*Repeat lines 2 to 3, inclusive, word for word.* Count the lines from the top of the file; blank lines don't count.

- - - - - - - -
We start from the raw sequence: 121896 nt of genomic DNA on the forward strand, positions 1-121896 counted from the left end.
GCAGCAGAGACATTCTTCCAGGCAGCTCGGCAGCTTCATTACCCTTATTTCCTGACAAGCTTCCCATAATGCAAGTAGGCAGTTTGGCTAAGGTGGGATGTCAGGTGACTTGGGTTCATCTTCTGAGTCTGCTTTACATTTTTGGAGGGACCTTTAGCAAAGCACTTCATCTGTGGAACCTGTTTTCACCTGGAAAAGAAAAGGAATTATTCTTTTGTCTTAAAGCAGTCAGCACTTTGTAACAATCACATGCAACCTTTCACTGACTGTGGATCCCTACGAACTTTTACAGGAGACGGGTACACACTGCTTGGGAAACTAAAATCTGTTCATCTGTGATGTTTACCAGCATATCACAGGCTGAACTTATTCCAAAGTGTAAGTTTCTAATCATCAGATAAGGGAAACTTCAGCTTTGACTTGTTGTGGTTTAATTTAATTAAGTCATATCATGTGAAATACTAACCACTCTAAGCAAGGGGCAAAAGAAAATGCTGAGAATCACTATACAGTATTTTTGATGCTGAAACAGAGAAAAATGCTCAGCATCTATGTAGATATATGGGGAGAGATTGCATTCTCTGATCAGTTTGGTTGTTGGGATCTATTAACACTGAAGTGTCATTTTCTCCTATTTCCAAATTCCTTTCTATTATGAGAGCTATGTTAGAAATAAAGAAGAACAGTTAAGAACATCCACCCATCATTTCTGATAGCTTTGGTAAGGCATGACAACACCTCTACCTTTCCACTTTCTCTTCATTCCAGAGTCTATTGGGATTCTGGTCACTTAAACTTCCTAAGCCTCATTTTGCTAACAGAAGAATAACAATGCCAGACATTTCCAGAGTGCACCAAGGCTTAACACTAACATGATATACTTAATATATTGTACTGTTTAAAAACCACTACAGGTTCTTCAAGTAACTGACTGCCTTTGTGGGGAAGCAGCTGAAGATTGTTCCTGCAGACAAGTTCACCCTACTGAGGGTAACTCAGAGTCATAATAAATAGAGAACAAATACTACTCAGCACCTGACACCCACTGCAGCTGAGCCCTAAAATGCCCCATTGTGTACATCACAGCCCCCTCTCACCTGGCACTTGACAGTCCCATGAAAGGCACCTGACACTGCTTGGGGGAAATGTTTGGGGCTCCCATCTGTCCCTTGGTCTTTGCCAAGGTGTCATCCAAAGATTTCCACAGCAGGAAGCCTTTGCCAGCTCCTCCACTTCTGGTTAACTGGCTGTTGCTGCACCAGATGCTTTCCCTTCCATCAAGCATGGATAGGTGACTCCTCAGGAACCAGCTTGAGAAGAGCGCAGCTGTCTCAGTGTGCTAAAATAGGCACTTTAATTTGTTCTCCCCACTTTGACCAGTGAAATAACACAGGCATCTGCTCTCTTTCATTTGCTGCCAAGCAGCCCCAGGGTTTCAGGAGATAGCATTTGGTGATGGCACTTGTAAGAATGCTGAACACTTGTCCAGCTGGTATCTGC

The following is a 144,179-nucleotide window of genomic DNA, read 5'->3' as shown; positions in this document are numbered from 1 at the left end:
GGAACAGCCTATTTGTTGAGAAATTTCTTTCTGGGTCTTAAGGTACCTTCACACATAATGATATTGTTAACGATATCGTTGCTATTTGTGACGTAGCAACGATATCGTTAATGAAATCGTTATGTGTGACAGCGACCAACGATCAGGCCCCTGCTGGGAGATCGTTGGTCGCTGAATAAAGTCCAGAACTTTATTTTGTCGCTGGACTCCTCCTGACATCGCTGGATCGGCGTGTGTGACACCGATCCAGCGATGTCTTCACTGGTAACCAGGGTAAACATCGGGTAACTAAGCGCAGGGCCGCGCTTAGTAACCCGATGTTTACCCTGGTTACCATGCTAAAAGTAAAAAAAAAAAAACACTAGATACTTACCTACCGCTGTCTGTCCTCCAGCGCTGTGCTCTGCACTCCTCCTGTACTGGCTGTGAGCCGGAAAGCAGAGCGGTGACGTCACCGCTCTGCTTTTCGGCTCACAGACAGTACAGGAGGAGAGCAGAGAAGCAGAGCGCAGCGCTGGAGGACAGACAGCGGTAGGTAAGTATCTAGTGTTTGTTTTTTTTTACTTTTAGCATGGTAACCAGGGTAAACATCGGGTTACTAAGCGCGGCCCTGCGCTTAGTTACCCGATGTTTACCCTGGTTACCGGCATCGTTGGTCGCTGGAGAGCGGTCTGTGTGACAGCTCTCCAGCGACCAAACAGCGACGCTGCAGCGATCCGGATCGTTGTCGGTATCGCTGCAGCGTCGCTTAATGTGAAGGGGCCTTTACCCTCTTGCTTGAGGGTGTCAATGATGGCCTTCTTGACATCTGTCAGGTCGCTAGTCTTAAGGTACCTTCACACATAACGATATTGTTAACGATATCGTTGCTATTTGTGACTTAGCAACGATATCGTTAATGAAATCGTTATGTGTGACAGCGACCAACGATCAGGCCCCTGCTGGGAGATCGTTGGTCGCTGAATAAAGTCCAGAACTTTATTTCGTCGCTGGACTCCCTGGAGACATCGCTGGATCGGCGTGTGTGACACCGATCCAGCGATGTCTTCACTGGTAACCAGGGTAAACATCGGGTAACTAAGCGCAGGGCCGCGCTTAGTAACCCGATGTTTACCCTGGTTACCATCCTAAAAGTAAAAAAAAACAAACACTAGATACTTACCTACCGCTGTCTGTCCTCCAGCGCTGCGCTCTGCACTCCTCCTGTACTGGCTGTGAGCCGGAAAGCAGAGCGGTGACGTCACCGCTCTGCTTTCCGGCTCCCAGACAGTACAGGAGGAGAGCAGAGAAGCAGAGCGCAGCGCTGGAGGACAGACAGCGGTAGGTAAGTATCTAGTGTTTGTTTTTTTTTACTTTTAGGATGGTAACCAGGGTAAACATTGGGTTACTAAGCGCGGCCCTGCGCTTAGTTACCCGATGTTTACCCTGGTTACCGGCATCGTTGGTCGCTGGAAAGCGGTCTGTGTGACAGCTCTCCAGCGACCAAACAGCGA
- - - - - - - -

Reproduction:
GCAGCAGAGACATTCTTCCAGGCAGCTCGGCAGCTTCATTACCCTTATTTCCTGACAAGCTTCCCATAATGCAAGTAGGCAGTTTGGCTAAGGTGGGATGTCAGGTGACTTGGGTTCATCTTCTGAGTCTGCTTTACATTTTTGGAGGGACCTTTAGCAAAGCACTTCATCTGTGGAACCTGTTTTCACCTGGAAAAGAAAAGGAATTATTCTTTTGTCTTAAAGCAGTCAGCACTTTGTAACAATCACATGCAACCTTTCACTGACTGTGGATCCCTACGAACTTTTACAGGAGACGGGTACACACTGCTTGGGAAACTAAAATCTGTTCATCTGTGATGTTTACCAGCATATCACAGGCTGAACTTATTCCAAAGTGTAAGTTTCTAATCATCAGATAAGGGAAACTTCAGCTTTGACTTGTTGTGGTTTAATTTAATTAAGTCATATCATGTGAAATACTAACCACTCTAAGCAAGGGGCAAAAGAAAATGCTGAGAATCACTATACAGTATTTTTGATGCTGAAACAGAGAAAAATGCTCAGCATCTATGTAGATATATGGGGAGAGATTGCATTCTCTGATCAGTTTGGTTGTTGGGATCTATTAACACTGAAGTGTCATTTTCTCCTATTTCCAAATTCCTTTCTATTATGAGAGCTATGTTAGAAATAAAGAAGAACAGTTAAGAACATCCACCCATCATTTCTGATAGCTTTGGTAAGGCATGACAACACCTCTACCTTTCCACTTTCTCTTCATTCCAGAGTCTATTGGGATTCTGGTCACTTAAACTTCCTAAGCCTCATTTTGCTAACAGAAGAATAACAATGCCAGACATTTCCAGAGTGCACCAAGGCTTAACACTAACATGATATACTTAATATATTGTACTGTTTAAAAACCACTACAGGTTCTTCAAGTAACTGACTGCCTTTGTGGGGAAGCAGCTGAAGATTGTTCCTGCAGACAAGTTCACCCTACTGAGGGTAACTCAGAGTCATAATAAATAGAGAACAAATACTACTCAGCACCTGACACCCACTGCAGCTGAGCCCTAAAATGCCCCATTGTGTACATCACAGCCCCCTCTCACCTGGCACTTGACAGTCCCATGAAAGGCACCTGACACTGCTTGGGGGAAATGTTTGGGGCTCCCATCTGTCCCTTGGTCTTTGCCAAGGTGTCATCCAAAGATTTCCACAGCAGGAAGCCTTTGCCAGCTCCTCCACTTCTGGTTAACTGGCTGTTGCTGCACCAGATGCTTTCCCTTCCATCAAGCATGGATAGGTGACTCCTCAGGAACCAGCTTGAGAAGAGCGCAGCTGTCTCAGTGTGCTAAAATAGGCACTTTAATTTGTTCTCCCCACTTTGACCAGTGAAATAACACAGGCATCTGCTCTCTTTCATTTGCTGCCAAGCAGCCCCAGGGTTTCAGGAGATAGCATTTGGTGATGGCACTTGTAAGAATGCTGAACACTTGTCCAGCTGGTATCTGC

The following is a 144,179-nucleotide window of genomic DNA, read 5'->3' as shown; positions in this document are numbered from 1 at the left end: